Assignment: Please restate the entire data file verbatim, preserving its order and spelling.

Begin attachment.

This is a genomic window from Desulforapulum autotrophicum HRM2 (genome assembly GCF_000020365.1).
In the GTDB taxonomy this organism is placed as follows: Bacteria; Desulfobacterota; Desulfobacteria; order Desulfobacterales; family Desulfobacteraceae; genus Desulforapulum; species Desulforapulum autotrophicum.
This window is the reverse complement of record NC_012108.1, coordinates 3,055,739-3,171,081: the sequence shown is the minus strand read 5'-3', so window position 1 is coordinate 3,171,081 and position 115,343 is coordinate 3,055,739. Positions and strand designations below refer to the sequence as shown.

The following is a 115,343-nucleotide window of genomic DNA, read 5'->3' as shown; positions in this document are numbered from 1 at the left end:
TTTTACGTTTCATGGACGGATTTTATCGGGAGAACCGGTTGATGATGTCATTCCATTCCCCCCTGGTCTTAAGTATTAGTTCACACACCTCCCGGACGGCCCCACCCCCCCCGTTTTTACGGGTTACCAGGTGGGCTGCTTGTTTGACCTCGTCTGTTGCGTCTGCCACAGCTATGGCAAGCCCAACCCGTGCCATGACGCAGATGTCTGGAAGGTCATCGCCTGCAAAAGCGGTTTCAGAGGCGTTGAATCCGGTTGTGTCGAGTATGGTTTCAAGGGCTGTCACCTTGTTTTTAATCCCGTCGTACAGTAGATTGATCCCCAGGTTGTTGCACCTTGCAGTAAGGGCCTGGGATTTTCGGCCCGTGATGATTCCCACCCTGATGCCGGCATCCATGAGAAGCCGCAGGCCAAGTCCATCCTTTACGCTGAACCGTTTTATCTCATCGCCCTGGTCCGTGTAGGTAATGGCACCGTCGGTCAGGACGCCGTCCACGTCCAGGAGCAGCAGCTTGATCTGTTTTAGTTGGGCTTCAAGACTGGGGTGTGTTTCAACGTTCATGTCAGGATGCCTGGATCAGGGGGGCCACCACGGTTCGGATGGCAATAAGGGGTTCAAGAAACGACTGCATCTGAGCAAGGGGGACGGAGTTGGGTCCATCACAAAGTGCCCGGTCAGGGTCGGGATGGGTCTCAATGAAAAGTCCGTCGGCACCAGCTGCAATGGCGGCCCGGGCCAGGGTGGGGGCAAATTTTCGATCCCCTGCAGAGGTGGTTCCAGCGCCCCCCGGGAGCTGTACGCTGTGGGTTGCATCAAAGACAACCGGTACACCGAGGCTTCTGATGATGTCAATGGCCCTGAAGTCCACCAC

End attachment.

This is a genomic window from Desulforapulum autotrophicum HRM2 (genome assembly GCF_000020365.1).
In the GTDB taxonomy this organism is placed as follows: Bacteria; Desulfobacterota; Desulfobacteria; order Desulfobacterales; family Desulfobacteraceae; genus Desulforapulum; species Desulforapulum autotrophicum.
This window is the reverse complement of record NC_012108.1, coordinates 3,055,739-3,171,081: the sequence shown is the minus strand read 5'-3', so window position 1 is coordinate 3,171,081 and position 115,343 is coordinate 3,055,739. Positions and strand designations below refer to the sequence as shown.

The following is a 115,343-nucleotide window of genomic DNA, read 5'->3' as shown; positions in this document are numbered from 1 at the left end:
TTTTACGTTTCATGGACGGATTTTATCGGGAGAACCGGTTGATGATGTCATTCCATTCCCCCCTGGTCTTAAGTATTAGTTCACACACCTCCCGGACGGCCCCACCCCCCCCGTTTTTACGGGTTACCAGGTGGGCTGCTTGTTTGACCTCGTCTGTTGCGTCTGCCACAGCTATGGCAAGCCCAACCCGTGCCATGACGCAGATGTCTGGAAGGTCATCGCCTGCAAAAGCGGTTTCAGAGGCGTTGAATCCGGTTGTGTCGAGTATGGTTTCAAGGGCTGTCACCTTGTTTTTAATCCCGTCGTACAGTAGATTGATCCCCAGGTTGTTGCACCTTGCAGTAAGGGCCTGGGATTTTCGGCCCGTGATGATTCCCACCCTGATGCCGGCATCCATGAGAAGCCGCAGGCCAAGTCCATCCTTTACGCTGAACCGTTTTATCTCATCGCCCTGGTCCGTGTAGGTAATGGCACCGTCGGTCAGGACGCCGTCCACGTCCAGGAGCAGCAGCTTGATCTGTTTTAGTTGGGCTTCAAGACTGGGGTGTGTTTCAACGTTCATGTCAGGATGCCTGGATCAGGGGGGCCACCACGGTTCGGATGGCAATAAGGGGTTCAAGAAACGACTGCATCTGAGCAAGGGGGACGGAGTTGGGTCCATCACAAAGTGCCCGGTCAGGGTCGGGATGGGTCTCAATGAAAAGTCCGTCGGCACCAGCTGCAATGGCGGCCCGGGCCAGGGTGGGGGCAAATTTTCGATCCCCTGCAGAGGTGGTTCCAGCGCCCCCCGGGAGCTGTACGCTGTGGGTTGCATCAAAGACAACCGGTACACCGAGGCTTCTGATGATGTCAATGGCCCTGAAGTCCACCAC